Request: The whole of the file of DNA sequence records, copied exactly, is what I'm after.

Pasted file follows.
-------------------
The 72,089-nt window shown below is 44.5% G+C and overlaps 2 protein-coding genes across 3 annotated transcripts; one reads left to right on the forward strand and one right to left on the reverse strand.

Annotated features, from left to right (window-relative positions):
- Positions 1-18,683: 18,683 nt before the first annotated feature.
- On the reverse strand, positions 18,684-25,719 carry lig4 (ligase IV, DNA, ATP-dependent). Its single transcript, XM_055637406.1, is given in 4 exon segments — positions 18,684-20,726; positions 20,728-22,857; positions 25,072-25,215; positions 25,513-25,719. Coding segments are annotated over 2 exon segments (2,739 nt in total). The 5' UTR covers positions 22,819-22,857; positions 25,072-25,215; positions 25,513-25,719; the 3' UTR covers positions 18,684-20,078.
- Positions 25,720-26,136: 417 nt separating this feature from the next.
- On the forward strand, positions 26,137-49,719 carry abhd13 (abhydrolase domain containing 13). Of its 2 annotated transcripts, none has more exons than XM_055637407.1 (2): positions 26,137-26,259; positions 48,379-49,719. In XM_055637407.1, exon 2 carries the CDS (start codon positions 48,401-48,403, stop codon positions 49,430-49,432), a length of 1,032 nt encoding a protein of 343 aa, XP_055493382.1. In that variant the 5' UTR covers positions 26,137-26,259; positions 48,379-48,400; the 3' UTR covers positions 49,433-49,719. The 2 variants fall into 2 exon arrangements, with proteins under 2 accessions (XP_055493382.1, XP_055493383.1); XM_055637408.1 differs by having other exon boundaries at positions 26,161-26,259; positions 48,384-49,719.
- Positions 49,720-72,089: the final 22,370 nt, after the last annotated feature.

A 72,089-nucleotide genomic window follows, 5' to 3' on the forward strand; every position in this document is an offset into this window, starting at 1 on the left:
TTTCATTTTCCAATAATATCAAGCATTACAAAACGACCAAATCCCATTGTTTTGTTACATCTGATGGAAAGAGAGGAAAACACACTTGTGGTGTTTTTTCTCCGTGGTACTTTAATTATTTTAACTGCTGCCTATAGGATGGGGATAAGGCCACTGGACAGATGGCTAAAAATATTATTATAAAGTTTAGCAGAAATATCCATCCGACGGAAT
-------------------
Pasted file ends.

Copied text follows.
The 72,089-nt window shown below is 44.5% G+C and overlaps 2 protein-coding genes across 3 annotated transcripts; one reads left to right on the forward strand and one right to left on the reverse strand.

Annotated features, from left to right (window-relative positions):
- Positions 1-18,683: 18,683 nt before the first annotated feature.
- On the reverse strand, positions 18,684-25,719 carry lig4 (ligase IV, DNA, ATP-dependent). Its single transcript, XM_055637406.1, is given in 4 exon segments — positions 18,684-20,726; positions 20,728-22,857; positions 25,072-25,215; positions 25,513-25,719. Coding segments are annotated over 2 exon segments (2,739 nt in total). The 5' UTR covers positions 22,819-22,857; positions 25,072-25,215; positions 25,513-25,719; the 3' UTR covers positions 18,684-20,078.
- Positions 25,720-26,136: 417 nt separating this feature from the next.
- On the forward strand, positions 26,137-49,719 carry abhd13 (abhydrolase domain containing 13). Of its 2 annotated transcripts, none has more exons than XM_055637407.1 (2): positions 26,137-26,259; positions 48,379-49,719. In XM_055637407.1, exon 2 carries the CDS (start codon positions 48,401-48,403, stop codon positions 49,430-49,432), a length of 1,032 nt encoding a protein of 343 aa, XP_055493382.1. In that variant the 5' UTR covers positions 26,137-26,259; positions 48,379-48,400; the 3' UTR covers positions 49,433-49,719. The 2 variants fall into 2 exon arrangements, with proteins under 2 accessions (XP_055493382.1, XP_055493383.1); XM_055637408.1 differs by having other exon boundaries at positions 26,161-26,259; positions 48,384-49,719.
- Positions 49,720-72,089: the final 22,370 nt, after the last annotated feature.

A 72,089-nucleotide genomic window follows, 5' to 3' on the forward strand; every position in this document is an offset into this window, starting at 1 on the left:
TTTCATTTTCCAATAATATCAAGCATTACAAAACGACCAAATCCCATTGTTTTGTTACATCTGATGGAAAGAGAGGAAAACACACTTGTGGTGTTTTTTCTCCGTGGTACTTTAATTATTTTAACTGCTGCCTATAGGATGGGGATAAGGCCACTGGACAGATGGCTAAAAATATTATTATAAAGTTTAGCAGAAATATCCATCCGACGGAAT